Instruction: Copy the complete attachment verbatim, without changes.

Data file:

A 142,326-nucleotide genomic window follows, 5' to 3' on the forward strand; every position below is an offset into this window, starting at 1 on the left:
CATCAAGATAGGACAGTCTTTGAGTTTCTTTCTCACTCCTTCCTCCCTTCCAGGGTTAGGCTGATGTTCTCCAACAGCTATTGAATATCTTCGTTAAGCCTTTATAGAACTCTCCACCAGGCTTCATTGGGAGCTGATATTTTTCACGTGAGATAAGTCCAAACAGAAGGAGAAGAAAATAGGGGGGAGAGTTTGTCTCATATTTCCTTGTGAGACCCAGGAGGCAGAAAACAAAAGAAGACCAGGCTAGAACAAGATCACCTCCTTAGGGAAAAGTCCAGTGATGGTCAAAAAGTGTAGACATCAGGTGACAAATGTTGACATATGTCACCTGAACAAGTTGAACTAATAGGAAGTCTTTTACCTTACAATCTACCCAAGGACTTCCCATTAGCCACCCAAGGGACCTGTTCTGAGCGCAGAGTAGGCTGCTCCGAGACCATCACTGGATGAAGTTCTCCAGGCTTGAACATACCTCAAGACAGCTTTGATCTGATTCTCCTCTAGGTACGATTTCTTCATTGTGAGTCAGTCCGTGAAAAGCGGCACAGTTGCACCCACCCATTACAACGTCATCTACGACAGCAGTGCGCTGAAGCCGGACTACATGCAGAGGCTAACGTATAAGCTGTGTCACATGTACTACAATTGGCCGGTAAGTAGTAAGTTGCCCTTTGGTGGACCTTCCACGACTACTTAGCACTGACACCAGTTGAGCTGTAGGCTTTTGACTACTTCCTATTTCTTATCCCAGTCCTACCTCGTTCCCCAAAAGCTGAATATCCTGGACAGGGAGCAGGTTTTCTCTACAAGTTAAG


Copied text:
A 142,326-nucleotide genomic window follows, 5' to 3' on the forward strand; every position below is an offset into this window, starting at 1 on the left:
CATCAAGATAGGACAGTCTTTGAGTTTCTTTCTCACTCCTTCCTCCCTTCCAGGGTTAGGCTGATGTTCTCCAACAGCTATTGAATATCTTCGTTAAGCCTTTATAGAACTCTCCACCAGGCTTCATTGGGAGCTGATATTTTTCACGTGAGATAAGTCCAAACAGAAGGAGAAGAAAATAGGGGGGAGAGTTTGTCTCATATTTCCTTGTGAGACCCAGGAGGCAGAAAACAAAAGAAGACCAGGCTAGAACAAGATCACCTCCTTAGGGAAAAGTCCAGTGATGGTCAAAAAGTGTAGACATCAGGTGACAAATGTTGACATATGTCACCTGAACAAGTTGAACTAATAGGAAGTCTTTTACCTTACAATCTACCCAAGGACTTCCCATTAGCCACCCAAGGGACCTGTTCTGAGCGCAGAGTAGGCTGCTCCGAGACCATCACTGGATGAAGTTCTCCAGGCTTGAACATACCTCAAGACAGCTTTGATCTGATTCTCCTCTAGGTACGATTTCTTCATTGTGAGTCAGTCCGTGAAAAGCGGCACAGTTGCACCCACCCATTACAACGTCATCTACGACAGCAGTGCGCTGAAGCCGGACTACATGCAGAGGCTAACGTATAAGCTGTGTCACATGTACTACAATTGGCCGGTAAGTAGTAAGTTGCCCTTTGGTGGACCTTCCACGACTACTTAGCACTGACACCAGTTGAGCTGTAGGCTTTTGACTACTTCCTATTTCTTATCCCAGTCCTACCTCGTTCCCCAAAAGCTGAATATCCTGGACAGGGAGCAGGTTTTCTCTACAAGTTAAG